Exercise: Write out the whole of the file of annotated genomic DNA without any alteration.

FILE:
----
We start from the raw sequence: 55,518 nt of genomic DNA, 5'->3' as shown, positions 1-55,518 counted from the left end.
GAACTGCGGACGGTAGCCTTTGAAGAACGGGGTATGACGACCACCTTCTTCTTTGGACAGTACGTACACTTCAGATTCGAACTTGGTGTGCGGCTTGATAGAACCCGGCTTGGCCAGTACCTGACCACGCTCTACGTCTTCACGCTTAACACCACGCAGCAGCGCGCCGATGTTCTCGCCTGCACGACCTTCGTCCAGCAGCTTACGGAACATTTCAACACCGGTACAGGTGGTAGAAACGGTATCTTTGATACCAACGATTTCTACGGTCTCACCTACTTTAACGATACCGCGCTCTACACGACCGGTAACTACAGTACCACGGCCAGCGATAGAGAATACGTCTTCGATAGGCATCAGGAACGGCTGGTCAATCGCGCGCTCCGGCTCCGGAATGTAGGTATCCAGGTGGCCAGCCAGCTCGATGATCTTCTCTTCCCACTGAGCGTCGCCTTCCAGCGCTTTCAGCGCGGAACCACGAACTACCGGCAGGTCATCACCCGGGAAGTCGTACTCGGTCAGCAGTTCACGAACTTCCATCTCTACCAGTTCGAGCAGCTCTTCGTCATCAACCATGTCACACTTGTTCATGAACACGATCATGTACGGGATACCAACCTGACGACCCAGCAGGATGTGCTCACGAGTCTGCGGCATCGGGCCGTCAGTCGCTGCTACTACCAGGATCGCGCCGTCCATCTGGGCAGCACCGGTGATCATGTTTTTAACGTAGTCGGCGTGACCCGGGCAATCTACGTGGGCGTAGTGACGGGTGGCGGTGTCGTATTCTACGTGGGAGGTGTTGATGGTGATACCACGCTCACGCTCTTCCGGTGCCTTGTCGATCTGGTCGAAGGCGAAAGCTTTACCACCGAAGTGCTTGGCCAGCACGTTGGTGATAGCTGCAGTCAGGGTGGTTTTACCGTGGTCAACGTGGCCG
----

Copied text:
We start from the raw sequence: 55,518 nt of genomic DNA, 5'->3' as shown, positions 1-55,518 counted from the left end.
GAACTGCGGACGGTAGCCTTTGAAGAACGGGGTATGACGACCACCTTCTTCTTTGGACAGTACGTACACTTCAGATTCGAACTTGGTGTGCGGCTTGATAGAACCCGGCTTGGCCAGTACCTGACCACGCTCTACGTCTTCACGCTTAACACCACGCAGCAGCGCGCCGATGTTCTCGCCTGCACGACCTTCGTCCAGCAGCTTACGGAACATTTCAACACCGGTACAGGTGGTAGAAACGGTATCTTTGATACCAACGATTTCTACGGTCTCACCTACTTTAACGATACCGCGCTCTACACGACCGGTAACTACAGTACCACGGCCAGCGATAGAGAATACGTCTTCGATAGGCATCAGGAACGGCTGGTCAATCGCGCGCTCCGGCTCCGGAATGTAGGTATCCAGGTGGCCAGCCAGCTCGATGATCTTCTCTTCCCACTGAGCGTCGCCTTCCAGCGCTTTCAGCGCGGAACCACGAACTACCGGCAGGTCATCACCCGGGAAGTCGTACTCGGTCAGCAGTTCACGAACTTCCATCTCTACCAGTTCGAGCAGCTCTTCGTCATCAACCATGTCACACTTGTTCATGAACACGATCATGTACGGGATACCAACCTGACGACCCAGCAGGATGTGCTCACGAGTCTGCGGCATCGGGCCGTCAGTCGCTGCTACTACCAGGATCGCGCCGTCCATCTGGGCAGCACCGGTGATCATGTTTTTAACGTAGTCGGCGTGACCCGGGCAATCTACGTGGGCGTAGTGACGGGTGGCGGTGTCGTATTCTACGTGGGAGGTGTTGATGGTGATACCACGCTCACGCTCTTCCGGTGCCTTGTCGATCTGGTCGAAGGCGAAAGCTTTACCACCGAAGTGCTTGGCCAGCACGTTGGTGATAGCTGCAGTCAGGGTGGTTTTACCGTGGTCAACGTGGCCG